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The Magic Cafe Forum Index » » New to magic? » » Book OR Video? How to study.. (6 Likes) Printer Friendly Version

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coachawsm
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Hey guys.

I am now a few months into studying Card Magic ...

Why are there still so many people who prefer books over video teaching? I know it has a certain style to it etc.. but when it comes to studying the handlings,
isn't it way easier to learn via dvd? I started reading the Royal Road to card Magic, but a few days later I had to buy the dvds because it was simply too difficult to figure every move out properly.

What's your opinion on that?

Thanks,
Andy

PS: I used the search function but didn't find anything
Harry Lorayne
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Read the right books and you'll see why!!!!
[email]harrylorayne@earthlink.net[/email]

http://www.harrylorayne.com
http://www.harryloraynemagic.com
Harry Lorayne
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For example - really want to start learning card magic? Pick up THE MAGIC BOOK - you'll learn much more than you would from a video. In my obviously biased opinion.
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WitchDocChris
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When watching a video, you do have the advantage of seeing someone do the move which gives you the visual image.

However, it also lets you get away with just aping movements and mannerisms, instead of mentally working through the move or routine before you even start practicing. When you learn from a book, you are forced to understand what you are doing before you even begin doing it. For many people, that's a more efficient way of learning. Videos also make it super easy to just copy the person teaching you. Meaning, the jokes they say, the lines they use - books tend to be a bit less filled out on presentation so you're forced to come up with your own. I do personally think the prevalence of video teaching is significantly responsible for how cookie cutter many performers are these days.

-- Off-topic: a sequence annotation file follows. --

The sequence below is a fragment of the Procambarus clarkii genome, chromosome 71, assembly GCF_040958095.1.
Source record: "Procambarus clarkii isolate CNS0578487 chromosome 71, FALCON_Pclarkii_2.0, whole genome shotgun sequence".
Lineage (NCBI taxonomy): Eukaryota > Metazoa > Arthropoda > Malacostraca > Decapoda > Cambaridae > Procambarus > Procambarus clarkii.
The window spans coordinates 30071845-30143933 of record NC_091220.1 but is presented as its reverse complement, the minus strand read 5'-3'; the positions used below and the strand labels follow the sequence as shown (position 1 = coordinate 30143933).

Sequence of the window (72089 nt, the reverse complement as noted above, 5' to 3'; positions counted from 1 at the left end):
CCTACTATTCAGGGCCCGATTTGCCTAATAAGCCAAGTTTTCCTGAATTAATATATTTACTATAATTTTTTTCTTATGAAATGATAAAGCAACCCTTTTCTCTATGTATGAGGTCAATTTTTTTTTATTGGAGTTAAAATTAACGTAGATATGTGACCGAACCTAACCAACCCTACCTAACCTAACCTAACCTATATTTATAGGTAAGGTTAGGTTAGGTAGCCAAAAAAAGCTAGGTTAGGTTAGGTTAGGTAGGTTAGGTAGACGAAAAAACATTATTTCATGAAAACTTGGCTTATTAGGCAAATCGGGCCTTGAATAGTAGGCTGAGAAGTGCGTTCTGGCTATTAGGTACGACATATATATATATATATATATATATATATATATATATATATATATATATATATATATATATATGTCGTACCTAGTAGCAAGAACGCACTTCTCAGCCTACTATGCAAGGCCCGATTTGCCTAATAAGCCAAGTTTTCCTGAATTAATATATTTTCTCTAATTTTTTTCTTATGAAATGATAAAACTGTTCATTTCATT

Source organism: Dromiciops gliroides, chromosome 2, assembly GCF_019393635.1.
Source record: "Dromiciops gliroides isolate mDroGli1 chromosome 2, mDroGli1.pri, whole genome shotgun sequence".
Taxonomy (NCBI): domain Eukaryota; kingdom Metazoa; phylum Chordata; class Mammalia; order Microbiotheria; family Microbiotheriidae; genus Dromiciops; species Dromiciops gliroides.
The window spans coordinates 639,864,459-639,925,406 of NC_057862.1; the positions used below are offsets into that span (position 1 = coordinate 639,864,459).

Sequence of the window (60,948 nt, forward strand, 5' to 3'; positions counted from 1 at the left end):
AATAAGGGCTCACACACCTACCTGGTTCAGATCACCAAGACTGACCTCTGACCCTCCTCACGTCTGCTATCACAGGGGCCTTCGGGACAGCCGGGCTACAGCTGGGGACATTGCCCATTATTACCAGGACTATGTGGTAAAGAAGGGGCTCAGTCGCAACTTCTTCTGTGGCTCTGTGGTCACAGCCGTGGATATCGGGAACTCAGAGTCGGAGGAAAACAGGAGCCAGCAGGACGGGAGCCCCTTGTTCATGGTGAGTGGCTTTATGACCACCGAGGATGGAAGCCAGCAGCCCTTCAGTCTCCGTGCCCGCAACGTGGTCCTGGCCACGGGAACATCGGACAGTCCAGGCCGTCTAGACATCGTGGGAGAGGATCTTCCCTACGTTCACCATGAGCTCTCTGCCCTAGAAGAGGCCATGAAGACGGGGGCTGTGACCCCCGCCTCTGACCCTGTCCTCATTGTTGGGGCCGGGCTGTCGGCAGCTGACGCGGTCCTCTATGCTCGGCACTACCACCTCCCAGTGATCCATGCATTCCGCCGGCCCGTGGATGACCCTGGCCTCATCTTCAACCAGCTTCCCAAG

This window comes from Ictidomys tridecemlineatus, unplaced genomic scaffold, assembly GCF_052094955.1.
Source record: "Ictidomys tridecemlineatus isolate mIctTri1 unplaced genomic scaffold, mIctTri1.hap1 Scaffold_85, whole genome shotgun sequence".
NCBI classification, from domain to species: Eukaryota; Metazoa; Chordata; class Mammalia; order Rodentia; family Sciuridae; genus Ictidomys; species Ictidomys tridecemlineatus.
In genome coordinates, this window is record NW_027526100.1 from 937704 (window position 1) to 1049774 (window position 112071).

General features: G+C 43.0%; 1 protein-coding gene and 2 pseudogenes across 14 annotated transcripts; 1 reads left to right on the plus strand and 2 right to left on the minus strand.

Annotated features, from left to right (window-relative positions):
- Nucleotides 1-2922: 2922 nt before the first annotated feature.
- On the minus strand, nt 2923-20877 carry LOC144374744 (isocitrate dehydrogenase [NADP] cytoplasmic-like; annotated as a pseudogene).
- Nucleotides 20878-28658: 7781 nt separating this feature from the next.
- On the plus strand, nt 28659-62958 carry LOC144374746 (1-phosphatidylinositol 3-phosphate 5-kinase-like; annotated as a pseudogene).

Personally, due to how I learn and how I like to study, videos are tedious, boring, and clumsy to navigate. You essentially have to learn at the pace the person on the video is teaching, whereas with a book you can flip back and forth between pages almost instantly.

There's also usually a lot more theory for the performance side of things in books than videos. That's far more valuable to me at my stage of development and learning than seeing how yet another move is done.

That's my opinion, your mileage may vary.
Christopher
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coachawsm
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On Oct 23, 2017, WitchDocChris wrote:
instead of mentally working through the move or routine before you even start practicing. When you learn from a book, you are forced to understand what you are doing before you even begin doing it.


That's a fantastic point. Thanks for that!
Harry Lorayne
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Then, after you've learned from books, you can check out my 4-volume "Best Ever" DVD set - if you're into or interested in impromptu card magic. Check it out at harryloraynemagic.com. Thanks for the plug opportunity (although really - believe it or not - just trying to be helpful.)
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http://www.harryloraynemagic.com
thatmichaelguy
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For me, I'm a very visual learner so I find videos invaluable. I still learn a lot from books (especially since I spend my time working with mentalism) but I've always been the type of person who responds better to visual media when learning. Explain a process to me and I can get it with some effort. Show a process to me and I can grasp it both practically and conceptually very quickly.
Black Hart
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The answer is that you can use both. Video however is only as good as the script and presenter, and there are many, many rubbish magic how-to videos on the internet, because these days anyone can upload their own 'vanity' footage. Yes there are also some good ones, but there is no 'filter', whereas a book has usually gone through the filters of a publisher and/or magic dealer.

Many 'tricks' come with either a DVD or link to a video which is a help to see the technical moves, but with a book it is very simple to stop reading, try the next bit of the move, read the last paragraph again.

Some people learn better with video and some by reading the written word. There is no right or wrong way.